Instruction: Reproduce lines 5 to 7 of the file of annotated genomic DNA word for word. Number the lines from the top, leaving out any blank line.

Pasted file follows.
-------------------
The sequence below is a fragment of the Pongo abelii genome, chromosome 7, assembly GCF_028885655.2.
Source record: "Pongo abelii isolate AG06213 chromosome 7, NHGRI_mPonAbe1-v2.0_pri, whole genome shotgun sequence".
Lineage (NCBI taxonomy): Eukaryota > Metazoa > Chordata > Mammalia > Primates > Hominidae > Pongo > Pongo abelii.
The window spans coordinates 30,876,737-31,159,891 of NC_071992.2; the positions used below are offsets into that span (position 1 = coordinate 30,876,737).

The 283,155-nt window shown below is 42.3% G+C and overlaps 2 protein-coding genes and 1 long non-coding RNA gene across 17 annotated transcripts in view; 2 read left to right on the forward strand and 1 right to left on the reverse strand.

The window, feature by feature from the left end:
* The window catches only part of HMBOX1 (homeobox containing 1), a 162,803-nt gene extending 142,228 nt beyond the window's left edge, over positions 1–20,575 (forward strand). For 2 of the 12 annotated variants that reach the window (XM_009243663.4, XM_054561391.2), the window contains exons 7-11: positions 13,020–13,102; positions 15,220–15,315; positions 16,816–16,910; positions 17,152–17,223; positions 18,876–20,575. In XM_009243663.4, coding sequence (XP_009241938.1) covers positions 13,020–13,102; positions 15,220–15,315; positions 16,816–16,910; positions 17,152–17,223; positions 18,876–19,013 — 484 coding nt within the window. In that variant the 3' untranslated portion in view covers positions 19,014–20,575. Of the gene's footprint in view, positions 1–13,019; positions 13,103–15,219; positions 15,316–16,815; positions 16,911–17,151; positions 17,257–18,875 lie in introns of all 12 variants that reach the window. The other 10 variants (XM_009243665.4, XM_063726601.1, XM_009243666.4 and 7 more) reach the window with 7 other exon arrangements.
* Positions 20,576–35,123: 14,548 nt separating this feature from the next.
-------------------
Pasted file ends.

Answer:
The 283,155-nt window shown below is 42.3% G+C and overlaps 2 protein-coding genes and 1 long non-coding RNA gene across 17 annotated transcripts in view; 2 read left to right on the forward strand and 1 right to left on the reverse strand.

The window, feature by feature from the left end:
* The window catches only part of HMBOX1 (homeobox containing 1), a 162,803-nt gene extending 142,228 nt beyond the window's left edge, over positions 1–20,575 (forward strand). For 2 of the 12 annotated variants that reach the window (XM_009243663.4, XM_054561391.2), the window contains exons 7-11: positions 13,020–13,102; positions 15,220–15,315; positions 16,816–16,910; positions 17,152–17,223; positions 18,876–20,575. In XM_009243663.4, coding sequence (XP_009241938.1) covers positions 13,020–13,102; positions 15,220–15,315; positions 16,816–16,910; positions 17,152–17,223; positions 18,876–19,013 — 484 coding nt within the window. In that variant the 3' untranslated portion in view covers positions 19,014–20,575. Of the gene's footprint in view, positions 1–13,019; positions 13,103–15,219; positions 15,316–16,815; positions 16,911–17,151; positions 17,257–18,875 lie in introns of all 12 variants that reach the window. The other 10 variants (XM_009243665.4, XM_063726601.1, XM_009243666.4 and 7 more) reach the window with 7 other exon arrangements.